U.S. Customs Settles With American Citizen Over Body Cavity Search

A woman who sued U.S. Customs and Border Protection after being subjected to a series of body cavity searches has reached a settlement with the agency worth nearly half a million dollars.

The American Civil Liberties Union announced the settlement Thursday, three years after the organization sued on the woman’s behalf in a federal district court in Texas claiming CBP violated her Fourth Amendment rights.

In 2012, the 54-year-old woman, a U.S. citizen identified in court documents under the pseudonym “Jane Doe”, was returning from a visit to Mexico when a drug sniffing dog singled her out at a border crossing in El Paso. The lawsuit states that over the next six hours customs officers subjected the woman to multiple searches including vaginal and anal exams.

The suit claims officers also took her to the county hospital where she underwent a supervised bowel movement and a CT scan. None of the searches turned up any illegal drugs.

“There was no search warrant and at no time did our client ever consent to any of the searches,” said Edgar Saldivar, senior staff attorney with the ACLU of Texas.

U.S. Customs and Border Protection emailed a statement on Thursday saying it was not admitting to wrongdoing by agreeing to the settlement. It said the agency already had policies in place that require officers to respect the civil rights of travelers.

The ACLU describes the settlement as one of the largest of its kind, involving a payout of $475,000. As part of the agreement CBP must also retrain officers and supervisors in its El Paso sector on the agency’s existing policies, which recognize constitutional protections against warrant-less searches.

In 2014 University Medical Center of El Paso, also named in the lawsuit, settled with the woman for $1.1 million for its role in the exams ordered by CBP. The suit claims the woman was billed more than $5,000 for the exams after she refused to sign a consent form.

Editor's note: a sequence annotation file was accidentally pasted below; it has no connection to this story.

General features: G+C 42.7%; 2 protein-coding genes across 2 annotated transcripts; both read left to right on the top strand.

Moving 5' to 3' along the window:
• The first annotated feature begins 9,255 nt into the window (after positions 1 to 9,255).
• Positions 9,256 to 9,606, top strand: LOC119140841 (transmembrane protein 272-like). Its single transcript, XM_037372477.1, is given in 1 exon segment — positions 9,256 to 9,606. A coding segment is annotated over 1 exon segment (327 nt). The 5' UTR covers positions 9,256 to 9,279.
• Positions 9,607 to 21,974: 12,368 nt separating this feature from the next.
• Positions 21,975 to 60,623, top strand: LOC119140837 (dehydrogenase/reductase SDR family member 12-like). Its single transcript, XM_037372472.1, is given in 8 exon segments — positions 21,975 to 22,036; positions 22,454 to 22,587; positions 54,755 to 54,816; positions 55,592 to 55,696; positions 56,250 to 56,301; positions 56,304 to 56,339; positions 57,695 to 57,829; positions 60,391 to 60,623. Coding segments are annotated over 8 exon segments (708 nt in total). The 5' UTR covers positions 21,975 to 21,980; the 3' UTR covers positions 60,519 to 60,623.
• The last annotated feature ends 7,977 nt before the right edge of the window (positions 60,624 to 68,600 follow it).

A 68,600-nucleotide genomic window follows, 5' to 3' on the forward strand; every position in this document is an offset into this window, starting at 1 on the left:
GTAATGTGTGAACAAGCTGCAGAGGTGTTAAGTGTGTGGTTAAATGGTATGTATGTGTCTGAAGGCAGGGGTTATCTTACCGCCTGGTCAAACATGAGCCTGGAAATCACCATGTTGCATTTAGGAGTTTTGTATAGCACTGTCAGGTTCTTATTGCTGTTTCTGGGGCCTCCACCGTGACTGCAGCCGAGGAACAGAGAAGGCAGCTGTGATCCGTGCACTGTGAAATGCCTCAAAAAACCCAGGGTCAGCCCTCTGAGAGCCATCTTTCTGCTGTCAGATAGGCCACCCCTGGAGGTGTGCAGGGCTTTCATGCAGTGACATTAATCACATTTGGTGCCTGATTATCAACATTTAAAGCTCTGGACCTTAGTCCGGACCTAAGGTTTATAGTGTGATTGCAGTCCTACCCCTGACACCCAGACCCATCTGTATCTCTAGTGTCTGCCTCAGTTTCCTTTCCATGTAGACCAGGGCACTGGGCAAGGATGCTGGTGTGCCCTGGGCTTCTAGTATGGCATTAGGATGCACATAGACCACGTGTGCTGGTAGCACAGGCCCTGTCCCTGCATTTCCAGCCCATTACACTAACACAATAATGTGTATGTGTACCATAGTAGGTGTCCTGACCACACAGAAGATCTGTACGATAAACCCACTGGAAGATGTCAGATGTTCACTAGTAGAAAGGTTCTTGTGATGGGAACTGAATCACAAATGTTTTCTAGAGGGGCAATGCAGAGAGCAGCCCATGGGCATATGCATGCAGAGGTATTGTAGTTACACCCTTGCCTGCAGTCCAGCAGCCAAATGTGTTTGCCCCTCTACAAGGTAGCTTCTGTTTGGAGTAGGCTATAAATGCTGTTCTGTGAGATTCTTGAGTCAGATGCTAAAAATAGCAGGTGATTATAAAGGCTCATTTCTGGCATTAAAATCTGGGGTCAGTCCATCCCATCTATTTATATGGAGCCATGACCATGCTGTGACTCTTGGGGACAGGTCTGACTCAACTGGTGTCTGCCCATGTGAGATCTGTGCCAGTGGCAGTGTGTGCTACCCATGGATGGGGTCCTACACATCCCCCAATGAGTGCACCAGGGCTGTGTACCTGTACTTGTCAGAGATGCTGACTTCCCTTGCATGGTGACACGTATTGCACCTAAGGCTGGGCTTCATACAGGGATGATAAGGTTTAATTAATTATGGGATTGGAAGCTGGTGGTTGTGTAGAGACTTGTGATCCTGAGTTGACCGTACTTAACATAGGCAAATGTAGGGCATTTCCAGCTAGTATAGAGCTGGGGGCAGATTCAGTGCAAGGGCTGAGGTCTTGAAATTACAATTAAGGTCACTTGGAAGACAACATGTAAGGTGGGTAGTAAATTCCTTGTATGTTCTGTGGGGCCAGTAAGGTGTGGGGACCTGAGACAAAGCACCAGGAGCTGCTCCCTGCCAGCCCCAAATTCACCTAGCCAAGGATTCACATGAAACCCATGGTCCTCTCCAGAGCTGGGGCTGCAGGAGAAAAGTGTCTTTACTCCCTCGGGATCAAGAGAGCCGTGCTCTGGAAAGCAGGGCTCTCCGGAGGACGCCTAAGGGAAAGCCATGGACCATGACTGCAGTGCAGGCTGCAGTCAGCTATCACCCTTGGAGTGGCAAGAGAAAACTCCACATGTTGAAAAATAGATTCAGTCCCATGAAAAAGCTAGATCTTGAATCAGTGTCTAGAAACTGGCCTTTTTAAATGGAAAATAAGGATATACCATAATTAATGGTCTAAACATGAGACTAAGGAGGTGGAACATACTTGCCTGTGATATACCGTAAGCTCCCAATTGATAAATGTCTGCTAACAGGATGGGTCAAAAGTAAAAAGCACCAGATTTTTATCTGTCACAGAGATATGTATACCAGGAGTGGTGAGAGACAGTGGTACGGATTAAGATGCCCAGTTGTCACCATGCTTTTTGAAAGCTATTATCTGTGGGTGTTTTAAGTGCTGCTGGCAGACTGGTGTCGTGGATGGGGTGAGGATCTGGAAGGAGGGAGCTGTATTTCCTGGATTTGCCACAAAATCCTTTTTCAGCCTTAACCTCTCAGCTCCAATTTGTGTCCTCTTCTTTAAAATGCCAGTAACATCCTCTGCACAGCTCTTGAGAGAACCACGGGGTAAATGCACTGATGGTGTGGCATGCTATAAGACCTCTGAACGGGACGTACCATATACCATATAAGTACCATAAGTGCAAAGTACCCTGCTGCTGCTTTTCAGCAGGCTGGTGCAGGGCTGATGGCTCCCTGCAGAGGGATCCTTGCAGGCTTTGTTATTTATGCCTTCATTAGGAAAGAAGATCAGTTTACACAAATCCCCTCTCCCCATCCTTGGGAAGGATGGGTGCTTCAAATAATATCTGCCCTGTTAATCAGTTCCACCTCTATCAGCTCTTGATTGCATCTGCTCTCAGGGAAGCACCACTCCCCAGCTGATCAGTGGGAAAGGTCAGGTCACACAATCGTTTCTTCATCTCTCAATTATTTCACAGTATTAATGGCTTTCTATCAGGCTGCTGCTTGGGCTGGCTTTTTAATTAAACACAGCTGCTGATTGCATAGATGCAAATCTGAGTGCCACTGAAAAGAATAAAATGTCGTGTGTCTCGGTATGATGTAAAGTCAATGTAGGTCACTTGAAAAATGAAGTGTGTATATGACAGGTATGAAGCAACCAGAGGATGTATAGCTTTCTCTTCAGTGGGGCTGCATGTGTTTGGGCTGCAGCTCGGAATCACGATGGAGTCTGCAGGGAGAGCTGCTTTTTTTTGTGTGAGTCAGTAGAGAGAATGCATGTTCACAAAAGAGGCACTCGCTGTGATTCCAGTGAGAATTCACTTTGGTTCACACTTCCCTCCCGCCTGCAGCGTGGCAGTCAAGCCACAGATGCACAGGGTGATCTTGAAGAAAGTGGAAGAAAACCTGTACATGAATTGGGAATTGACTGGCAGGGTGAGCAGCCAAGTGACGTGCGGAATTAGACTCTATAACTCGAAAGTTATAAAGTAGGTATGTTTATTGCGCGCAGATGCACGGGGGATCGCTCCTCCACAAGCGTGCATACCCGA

The ACLU has sent letters to hospitals and medical facilities along the southwest border advising their staff of the liabilities they face when confronted with search requests by law enforcement.

An Arizona woman filed a similar lawsuit in June, claiming CBP officers forced her to undergo a body cavity search at a hospital in 2014 after she crossed through the Nogales port of entry. That case is being reviewed by a federal district court in Tucson.

Last month the ACLU in Arizona filed a series of complaints with the Justice Department accusing CBP of violations such as detaining a border crosser without food or water for 12 hours.

This story was reported by Mónica Ortiz Uribe, in collaboration with Fronteras, The Changing America Desk, a consortium of NPR member stations in the Southwest.

This story was reported by Mónica Ortiz Uribe, in collaboration with Fronteras, The Changing America Desk, a consortium of NPR member stations in the Southwest.

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